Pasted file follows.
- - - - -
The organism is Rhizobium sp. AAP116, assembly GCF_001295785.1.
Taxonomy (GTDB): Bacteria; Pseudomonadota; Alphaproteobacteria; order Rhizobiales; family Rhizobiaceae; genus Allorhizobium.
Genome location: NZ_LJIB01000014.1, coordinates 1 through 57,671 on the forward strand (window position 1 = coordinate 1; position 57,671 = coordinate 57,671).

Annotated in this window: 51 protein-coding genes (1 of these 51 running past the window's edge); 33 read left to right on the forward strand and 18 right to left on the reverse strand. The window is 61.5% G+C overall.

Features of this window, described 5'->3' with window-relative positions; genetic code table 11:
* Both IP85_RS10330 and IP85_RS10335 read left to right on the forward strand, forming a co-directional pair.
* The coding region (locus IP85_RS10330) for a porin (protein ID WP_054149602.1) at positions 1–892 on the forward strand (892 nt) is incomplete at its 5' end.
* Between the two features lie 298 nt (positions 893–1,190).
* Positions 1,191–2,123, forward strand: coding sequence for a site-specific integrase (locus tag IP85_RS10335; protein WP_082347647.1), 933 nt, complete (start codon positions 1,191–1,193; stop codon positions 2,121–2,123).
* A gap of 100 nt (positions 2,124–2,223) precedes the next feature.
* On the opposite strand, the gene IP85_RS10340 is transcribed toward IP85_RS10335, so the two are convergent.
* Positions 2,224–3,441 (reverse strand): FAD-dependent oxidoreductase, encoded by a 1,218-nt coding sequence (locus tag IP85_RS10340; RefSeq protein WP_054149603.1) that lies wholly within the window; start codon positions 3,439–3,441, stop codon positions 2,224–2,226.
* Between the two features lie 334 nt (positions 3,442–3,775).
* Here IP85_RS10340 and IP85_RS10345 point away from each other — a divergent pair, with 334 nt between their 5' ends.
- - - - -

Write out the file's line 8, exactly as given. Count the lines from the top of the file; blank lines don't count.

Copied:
* Between the two features lie 298 nt (positions 893–1,190).